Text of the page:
Commander Shaw rips into them and we get Ravi mentioning how much this rule hurt him and Roxy. It’s a small moment and you wish Ravi and his mom had a deeper discussion about it, but at least the show didn’t forget about this critical emotional beat.
We see the hurt and disappointment between Nate and Zoey when they’re told they can’t date. While Beast Morphers sadly hasn’t been able to show much of their flirtation this episode knows it has a lot of ground to cover and gives them as many adorable moments as possible. Within the confines of this getting to be one of the few serialized episodes, it doesn’t mess around.
Seeing Nate not only protect Zoey but then Zoey leaping forward unmorphed and attacking Blaze and Roxy was one of the best emotionally charged moments Beast Morphers has had yet. It impresses Commander Shaw as well, who admits the feelings the two have for each other don’t make them weaker, they make them stronger.
It’s shocking to see Power Rangers, a show that often tries its best not to show too much romance even between characters that are dating, come out with such strong support for a couple. They are praised for their connection and this feels like a evolution of the traditional “friendship and teamwork are the best” moral that the show always loves to spout. It admits, whole-heartedly, that other kinds of emotion connections are just as powerful and positive.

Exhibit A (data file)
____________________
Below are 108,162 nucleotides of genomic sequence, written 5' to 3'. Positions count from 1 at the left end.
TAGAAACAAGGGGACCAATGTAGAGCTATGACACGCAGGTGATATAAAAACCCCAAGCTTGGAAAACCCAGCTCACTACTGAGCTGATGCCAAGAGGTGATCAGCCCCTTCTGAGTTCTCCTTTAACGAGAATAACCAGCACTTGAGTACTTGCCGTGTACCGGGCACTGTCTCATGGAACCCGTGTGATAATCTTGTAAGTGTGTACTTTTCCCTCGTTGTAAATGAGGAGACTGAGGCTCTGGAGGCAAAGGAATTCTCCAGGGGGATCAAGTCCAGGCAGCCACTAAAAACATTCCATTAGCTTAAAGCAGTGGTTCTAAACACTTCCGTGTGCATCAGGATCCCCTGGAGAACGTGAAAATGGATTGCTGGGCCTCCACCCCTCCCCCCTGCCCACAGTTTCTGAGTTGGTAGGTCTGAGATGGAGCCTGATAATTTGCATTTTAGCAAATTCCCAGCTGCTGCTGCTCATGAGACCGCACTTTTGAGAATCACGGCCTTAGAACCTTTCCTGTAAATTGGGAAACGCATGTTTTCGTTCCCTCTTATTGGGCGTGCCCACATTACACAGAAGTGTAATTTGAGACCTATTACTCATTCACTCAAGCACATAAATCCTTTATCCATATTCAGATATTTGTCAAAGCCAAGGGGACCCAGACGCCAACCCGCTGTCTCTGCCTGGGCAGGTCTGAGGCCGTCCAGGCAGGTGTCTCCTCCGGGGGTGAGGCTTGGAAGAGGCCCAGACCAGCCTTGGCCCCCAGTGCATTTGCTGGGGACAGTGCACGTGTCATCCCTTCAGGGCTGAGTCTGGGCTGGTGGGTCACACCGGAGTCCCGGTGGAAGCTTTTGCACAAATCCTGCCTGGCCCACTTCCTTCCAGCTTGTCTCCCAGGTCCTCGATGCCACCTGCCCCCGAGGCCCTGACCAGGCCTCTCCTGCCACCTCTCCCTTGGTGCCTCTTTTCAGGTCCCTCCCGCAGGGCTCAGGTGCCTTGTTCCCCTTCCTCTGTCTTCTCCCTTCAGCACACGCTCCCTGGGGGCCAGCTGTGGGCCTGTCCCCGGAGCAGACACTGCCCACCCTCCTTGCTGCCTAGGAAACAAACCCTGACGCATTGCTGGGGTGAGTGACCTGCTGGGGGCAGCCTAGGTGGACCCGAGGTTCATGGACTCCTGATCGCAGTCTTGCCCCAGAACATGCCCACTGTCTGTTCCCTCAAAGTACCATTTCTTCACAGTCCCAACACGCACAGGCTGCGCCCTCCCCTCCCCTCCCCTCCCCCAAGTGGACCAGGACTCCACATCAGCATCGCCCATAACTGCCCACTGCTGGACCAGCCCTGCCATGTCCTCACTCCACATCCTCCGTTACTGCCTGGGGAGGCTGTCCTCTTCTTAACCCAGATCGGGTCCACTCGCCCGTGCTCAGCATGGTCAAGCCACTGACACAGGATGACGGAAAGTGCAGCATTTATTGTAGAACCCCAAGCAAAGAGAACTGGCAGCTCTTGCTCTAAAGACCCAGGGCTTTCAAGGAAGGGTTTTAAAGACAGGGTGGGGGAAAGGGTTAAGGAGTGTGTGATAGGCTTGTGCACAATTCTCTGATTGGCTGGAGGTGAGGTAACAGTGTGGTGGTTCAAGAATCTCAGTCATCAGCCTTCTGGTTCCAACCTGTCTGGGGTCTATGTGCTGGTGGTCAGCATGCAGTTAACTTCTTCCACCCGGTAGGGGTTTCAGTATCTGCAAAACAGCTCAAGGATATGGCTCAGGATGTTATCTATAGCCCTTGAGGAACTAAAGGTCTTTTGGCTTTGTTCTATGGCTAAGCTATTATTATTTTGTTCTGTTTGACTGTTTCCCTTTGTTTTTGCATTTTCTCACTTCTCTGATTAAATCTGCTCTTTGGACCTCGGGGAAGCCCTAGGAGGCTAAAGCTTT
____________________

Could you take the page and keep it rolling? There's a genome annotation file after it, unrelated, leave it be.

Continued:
I adore how this was all set in motion by Steel. The show has lain the groundwork for this action to make sense and its delightfully fitting that the guy who has trouble understanding emotions is the one who, in a roundabout way, gets two people together. Hopefully when the show comes back we get to see Nate and Zoey actually trying to date for more than one or two of the serialized episodes.